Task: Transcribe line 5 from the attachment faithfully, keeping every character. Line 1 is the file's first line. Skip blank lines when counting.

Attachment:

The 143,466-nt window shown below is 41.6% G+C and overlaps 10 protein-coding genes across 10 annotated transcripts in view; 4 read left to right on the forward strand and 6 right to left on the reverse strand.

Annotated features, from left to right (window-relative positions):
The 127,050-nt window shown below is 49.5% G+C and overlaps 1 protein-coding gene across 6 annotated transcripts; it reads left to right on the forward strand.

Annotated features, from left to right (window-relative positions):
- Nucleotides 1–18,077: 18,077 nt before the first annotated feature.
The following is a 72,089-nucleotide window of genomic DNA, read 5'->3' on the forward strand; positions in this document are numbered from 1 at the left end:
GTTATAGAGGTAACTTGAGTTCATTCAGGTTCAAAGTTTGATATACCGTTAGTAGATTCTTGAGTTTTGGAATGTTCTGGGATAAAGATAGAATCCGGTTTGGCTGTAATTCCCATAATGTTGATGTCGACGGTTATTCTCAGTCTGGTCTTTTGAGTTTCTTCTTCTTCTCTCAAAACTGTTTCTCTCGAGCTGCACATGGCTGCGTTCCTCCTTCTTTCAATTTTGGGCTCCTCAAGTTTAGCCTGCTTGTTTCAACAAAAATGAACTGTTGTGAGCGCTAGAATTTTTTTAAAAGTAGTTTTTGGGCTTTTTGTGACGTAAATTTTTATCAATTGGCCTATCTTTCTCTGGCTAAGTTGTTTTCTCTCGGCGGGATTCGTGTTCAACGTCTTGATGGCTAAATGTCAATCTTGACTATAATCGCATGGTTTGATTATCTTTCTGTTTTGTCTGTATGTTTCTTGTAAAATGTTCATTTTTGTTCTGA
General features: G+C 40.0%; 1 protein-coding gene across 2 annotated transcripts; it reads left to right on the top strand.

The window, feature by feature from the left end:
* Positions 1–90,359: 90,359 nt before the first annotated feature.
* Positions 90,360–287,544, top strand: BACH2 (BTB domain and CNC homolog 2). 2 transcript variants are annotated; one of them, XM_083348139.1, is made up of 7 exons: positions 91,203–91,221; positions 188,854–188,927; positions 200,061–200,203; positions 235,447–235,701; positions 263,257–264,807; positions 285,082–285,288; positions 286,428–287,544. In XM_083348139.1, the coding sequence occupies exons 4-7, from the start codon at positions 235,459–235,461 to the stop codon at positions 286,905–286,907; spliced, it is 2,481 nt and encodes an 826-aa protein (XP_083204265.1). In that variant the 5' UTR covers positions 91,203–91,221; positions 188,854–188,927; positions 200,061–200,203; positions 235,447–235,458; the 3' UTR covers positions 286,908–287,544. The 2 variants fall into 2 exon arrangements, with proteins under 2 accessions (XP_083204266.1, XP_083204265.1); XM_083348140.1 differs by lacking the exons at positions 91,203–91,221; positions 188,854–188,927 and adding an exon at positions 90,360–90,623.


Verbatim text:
- Nucleotides 1–18,077: 18,077 nt before the first annotated feature.